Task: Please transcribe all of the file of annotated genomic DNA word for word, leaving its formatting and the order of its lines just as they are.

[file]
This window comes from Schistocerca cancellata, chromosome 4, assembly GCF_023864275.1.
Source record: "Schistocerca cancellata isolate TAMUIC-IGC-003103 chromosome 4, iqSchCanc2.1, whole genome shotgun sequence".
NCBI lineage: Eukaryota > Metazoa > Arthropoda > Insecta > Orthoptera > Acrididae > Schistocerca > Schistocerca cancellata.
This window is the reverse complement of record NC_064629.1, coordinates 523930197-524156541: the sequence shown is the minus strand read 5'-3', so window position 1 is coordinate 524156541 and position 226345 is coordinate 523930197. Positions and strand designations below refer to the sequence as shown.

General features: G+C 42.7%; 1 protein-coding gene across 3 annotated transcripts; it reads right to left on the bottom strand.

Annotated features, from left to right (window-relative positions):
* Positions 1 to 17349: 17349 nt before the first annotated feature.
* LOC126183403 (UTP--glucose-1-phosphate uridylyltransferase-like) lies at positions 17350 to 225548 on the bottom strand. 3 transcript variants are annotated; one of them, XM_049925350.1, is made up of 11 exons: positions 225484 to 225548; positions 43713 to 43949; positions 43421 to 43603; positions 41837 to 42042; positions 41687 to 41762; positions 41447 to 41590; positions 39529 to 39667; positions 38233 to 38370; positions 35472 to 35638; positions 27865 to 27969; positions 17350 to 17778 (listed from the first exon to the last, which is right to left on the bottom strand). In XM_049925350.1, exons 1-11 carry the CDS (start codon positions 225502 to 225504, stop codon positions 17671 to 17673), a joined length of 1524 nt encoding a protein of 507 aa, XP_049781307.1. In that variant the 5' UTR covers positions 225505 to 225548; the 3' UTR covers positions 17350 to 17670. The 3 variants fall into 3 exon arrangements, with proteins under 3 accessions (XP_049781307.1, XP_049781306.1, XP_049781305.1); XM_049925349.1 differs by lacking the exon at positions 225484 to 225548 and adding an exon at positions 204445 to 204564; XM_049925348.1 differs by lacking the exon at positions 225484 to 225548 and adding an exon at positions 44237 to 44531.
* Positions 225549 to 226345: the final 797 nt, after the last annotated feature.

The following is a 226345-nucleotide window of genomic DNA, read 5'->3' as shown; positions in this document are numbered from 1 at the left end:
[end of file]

This window comes from Schistocerca cancellata, chromosome 4, assembly GCF_023864275.1.
Source record: "Schistocerca cancellata isolate TAMUIC-IGC-003103 chromosome 4, iqSchCanc2.1, whole genome shotgun sequence".
NCBI lineage: Eukaryota > Metazoa > Arthropoda > Insecta > Orthoptera > Acrididae > Schistocerca > Schistocerca cancellata.
This window is the reverse complement of record NC_064629.1, coordinates 523930197-524156541: the sequence shown is the minus strand read 5'-3', so window position 1 is coordinate 524156541 and position 226345 is coordinate 523930197. Positions and strand designations below refer to the sequence as shown.

General features: G+C 42.7%; 1 protein-coding gene across 3 annotated transcripts; it reads right to left on the bottom strand.

Annotated features, from left to right (window-relative positions):
* Positions 1 to 17349: 17349 nt before the first annotated feature.
* LOC126183403 (UTP--glucose-1-phosphate uridylyltransferase-like) lies at positions 17350 to 225548 on the bottom strand. 3 transcript variants are annotated; one of them, XM_049925350.1, is made up of 11 exons: positions 225484 to 225548; positions 43713 to 43949; positions 43421 to 43603; positions 41837 to 42042; positions 41687 to 41762; positions 41447 to 41590; positions 39529 to 39667; positions 38233 to 38370; positions 35472 to 35638; positions 27865 to 27969; positions 17350 to 17778 (listed from the first exon to the last, which is right to left on the bottom strand). In XM_049925350.1, exons 1-11 carry the CDS (start codon positions 225502 to 225504, stop codon positions 17671 to 17673), a joined length of 1524 nt encoding a protein of 507 aa, XP_049781307.1. In that variant the 5' UTR covers positions 225505 to 225548; the 3' UTR covers positions 17350 to 17670. The 3 variants fall into 3 exon arrangements, with proteins under 3 accessions (XP_049781307.1, XP_049781306.1, XP_049781305.1); XM_049925349.1 differs by lacking the exon at positions 225484 to 225548 and adding an exon at positions 204445 to 204564; XM_049925348.1 differs by lacking the exon at positions 225484 to 225548 and adding an exon at positions 44237 to 44531.
* Positions 225549 to 226345: the final 797 nt, after the last annotated feature.

The following is a 226345-nucleotide window of genomic DNA, read 5'->3' as shown; positions in this document are numbered from 1 at the left end: